Accountfully has the fortune of working with good people across the country who make cool stuff, and have great ideas. Over time, we’ve grown our network and amassed interviews and conversations with some pretty amazing people. We’ll continue to publish these entrepreneurial bad-asses so you can learn from them, be inspired from them, and connect with them.
Today we’re sharing a conversation with Allison Ball, who has her own consulting company that focuses on food businesses. She helps producers of packaged products figure out how to get on the retail shelf, and stay there, as well as assist retail stores with their product assortment, merchandising, and service skills.
Why did you decide to start working with food entrepreneurs?
As Head of Grocery at Bi-Rite Market, I worked closely with food businesses while they were in their first few years of growth. I saw time and time again that food entrepreneurs weren’t prepared to be on the shelves of our specialty retail store - despite having a delicious product they didn’t have their pricing worked out, or their packaging dialed in, or their sales pitch perfected. I saw, firsthand, that there were so many amazing producers out there, but they were failing because they didn’t see the full picture of selling to wholesale accounts. I started my business based off the idea that if I could help producers understand the behind-the-scenes of wholesale it would be benefit both sides- the producers would be more likely to have success on the retail shelves, and the Buyers would have stronger, more organized, more business-savvy product-lines coming their way.
What’s the best part of working with food entrepreneurs?
Besides the delicious food, the best part of working with food entrepreneurs is working with clients who see their businesses beyond just making money - they often start their business as a way of sharing and connecting with their community. Food brings people together, and I love that. I get to see that every day.
Tell us who your ideal client is.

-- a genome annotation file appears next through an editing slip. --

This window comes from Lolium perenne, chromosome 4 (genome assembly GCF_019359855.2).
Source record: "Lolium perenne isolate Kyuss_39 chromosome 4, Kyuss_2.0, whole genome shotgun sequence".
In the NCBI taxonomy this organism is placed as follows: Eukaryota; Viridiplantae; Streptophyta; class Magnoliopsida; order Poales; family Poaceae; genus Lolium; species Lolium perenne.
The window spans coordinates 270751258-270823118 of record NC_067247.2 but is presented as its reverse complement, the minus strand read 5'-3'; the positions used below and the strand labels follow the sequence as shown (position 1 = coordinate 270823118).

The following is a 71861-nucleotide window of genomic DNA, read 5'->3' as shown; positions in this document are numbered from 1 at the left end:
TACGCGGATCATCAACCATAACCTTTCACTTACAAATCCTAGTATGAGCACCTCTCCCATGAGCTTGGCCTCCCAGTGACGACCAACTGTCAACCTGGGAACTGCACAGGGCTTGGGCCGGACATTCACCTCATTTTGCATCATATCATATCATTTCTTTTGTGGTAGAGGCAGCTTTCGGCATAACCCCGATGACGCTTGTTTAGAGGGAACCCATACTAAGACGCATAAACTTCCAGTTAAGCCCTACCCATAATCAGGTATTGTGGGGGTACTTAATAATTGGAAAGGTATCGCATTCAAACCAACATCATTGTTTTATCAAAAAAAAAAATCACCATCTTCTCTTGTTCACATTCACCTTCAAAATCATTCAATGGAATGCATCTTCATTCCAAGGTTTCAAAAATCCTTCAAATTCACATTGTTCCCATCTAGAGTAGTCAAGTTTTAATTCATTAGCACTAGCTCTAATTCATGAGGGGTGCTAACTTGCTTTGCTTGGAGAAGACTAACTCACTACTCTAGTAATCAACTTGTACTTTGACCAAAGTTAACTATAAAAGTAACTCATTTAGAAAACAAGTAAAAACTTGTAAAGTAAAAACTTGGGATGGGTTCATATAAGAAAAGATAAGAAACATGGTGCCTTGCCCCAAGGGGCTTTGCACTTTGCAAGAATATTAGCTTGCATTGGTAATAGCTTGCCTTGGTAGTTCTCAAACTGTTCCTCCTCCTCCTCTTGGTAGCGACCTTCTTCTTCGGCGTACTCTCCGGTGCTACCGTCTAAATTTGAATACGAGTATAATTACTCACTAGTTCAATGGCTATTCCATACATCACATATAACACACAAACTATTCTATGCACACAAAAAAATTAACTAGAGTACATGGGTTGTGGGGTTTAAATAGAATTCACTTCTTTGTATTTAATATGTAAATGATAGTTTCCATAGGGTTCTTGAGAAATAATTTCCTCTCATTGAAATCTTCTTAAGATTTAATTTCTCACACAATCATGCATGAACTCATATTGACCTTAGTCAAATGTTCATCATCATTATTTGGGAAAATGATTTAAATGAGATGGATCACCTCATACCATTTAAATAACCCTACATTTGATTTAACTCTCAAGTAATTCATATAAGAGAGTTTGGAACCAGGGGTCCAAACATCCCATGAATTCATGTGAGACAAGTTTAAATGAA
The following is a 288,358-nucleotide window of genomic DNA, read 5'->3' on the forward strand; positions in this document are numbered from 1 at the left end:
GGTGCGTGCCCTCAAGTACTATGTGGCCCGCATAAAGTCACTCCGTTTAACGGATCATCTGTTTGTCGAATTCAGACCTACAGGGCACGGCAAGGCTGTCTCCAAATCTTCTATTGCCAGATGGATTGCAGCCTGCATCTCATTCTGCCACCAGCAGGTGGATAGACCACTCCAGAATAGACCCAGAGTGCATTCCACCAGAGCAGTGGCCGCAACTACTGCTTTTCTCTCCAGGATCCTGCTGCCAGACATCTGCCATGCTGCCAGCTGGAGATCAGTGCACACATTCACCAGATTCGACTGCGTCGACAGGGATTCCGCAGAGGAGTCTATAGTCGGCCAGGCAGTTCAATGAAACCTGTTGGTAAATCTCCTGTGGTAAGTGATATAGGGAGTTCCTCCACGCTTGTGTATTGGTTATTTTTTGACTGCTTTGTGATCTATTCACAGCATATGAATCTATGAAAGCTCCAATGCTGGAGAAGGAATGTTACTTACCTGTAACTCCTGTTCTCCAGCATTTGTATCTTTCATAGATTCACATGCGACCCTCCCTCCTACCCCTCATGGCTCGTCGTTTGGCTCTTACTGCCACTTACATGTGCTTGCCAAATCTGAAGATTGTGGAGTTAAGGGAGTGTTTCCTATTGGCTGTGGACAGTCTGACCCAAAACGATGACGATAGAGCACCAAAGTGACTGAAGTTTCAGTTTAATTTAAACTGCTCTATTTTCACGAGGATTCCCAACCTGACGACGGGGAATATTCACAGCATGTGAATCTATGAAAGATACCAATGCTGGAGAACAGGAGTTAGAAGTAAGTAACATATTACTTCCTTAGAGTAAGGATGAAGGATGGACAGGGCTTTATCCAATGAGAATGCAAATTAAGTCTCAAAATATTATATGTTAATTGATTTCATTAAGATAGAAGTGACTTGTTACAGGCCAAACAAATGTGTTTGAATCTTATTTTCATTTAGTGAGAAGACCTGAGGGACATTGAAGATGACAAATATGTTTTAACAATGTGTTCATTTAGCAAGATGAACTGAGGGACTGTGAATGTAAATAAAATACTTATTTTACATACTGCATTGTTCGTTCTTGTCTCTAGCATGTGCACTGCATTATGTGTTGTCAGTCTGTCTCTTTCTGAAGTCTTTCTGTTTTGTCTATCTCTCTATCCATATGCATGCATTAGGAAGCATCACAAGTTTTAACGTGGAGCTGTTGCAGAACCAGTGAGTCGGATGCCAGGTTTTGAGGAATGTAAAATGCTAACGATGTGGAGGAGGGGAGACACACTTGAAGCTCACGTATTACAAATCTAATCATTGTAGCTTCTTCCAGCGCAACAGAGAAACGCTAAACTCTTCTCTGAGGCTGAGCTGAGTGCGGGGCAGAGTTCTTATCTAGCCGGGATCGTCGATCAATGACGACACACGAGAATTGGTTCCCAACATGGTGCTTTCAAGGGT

My favorite client to work with is someone who is in their first few years of business, has had some success in selling their packaged product, but knows that they can achieve more - they just don’t know how. They might feel stuck, or overwhelmed, and don’t know how to move forward, quickly and strategically. They are a self-starter, have a REALLY good product, and are motivated to work for success.
What advice can you give someone just starting out?
I have two big pieces of advice:
1) Get super, super clear on who is buying your product, and why, and use that to make decisions on your branding and marketing. The more narrow your target audience, the more loyal and connected of a following you’ll have. Here’s a five minute video on this exact topic!
2) You aren’t expected to be good at everything in running your business. Not a great graphic designer? Don’t make your labels yourself. Not a great salesperson? Hire someone part time to do that. Don’t understand social media? Take a class on Skillshare, or hire that out. You don’t have to be everything in your business, and if you can focus on what you are good at and can then outsource the rest, you’ll grow faster and save money in the long run.
What do you wish entrepreneurs knew about accounting or bookkeeping?
Don’t do it yourself! Trust me: all of my clients outsource it eventually, and wonder why they ever tried to tackle it themselves in the first place. You’ll save time, and money if you hire a professional, plus you probably won’t be as stressed or frustrated during tax season! (Remember my #2 tip from above!?)
What food trend are you most excited about?
Ooh, I love this question.
On the restaurant side of things, I am thrilled by the increase in really high-quality, quick-service restaurants that we’re seeing around the Bay Area (you know, those spots where you order at the counter, get a number, and have the food delivered to your table). It keeps prices lower & encourages higher guest turnover for the restaurants, and is a great way to get a fantastic meal at a fair price. Some of my favorite fast-casual spots doing this in San Francisco are Souvla, Barzotto, and Media Noche.
On the product side, I love it all - it’s too challenging to name a trend! Spicy condiments, thoughtful nut butters, cold brew coffee concentrate, shrubs of all sorts… I am fascinated and in awe by all these things. Perhaps that shows that the trend that I’m into is “variety!” It’s incredible to live in a place like Northern California which has such a diversity in product offerings. Now is the time to be an enthusiastic home cook!
Check out Allison’s website and follow along with her on Facebook and Twitter. Not only will you be inspired, you’ll grow increasingly hungry as you scroll through her feeds, you might get some accounting advice for food entrepreneurs.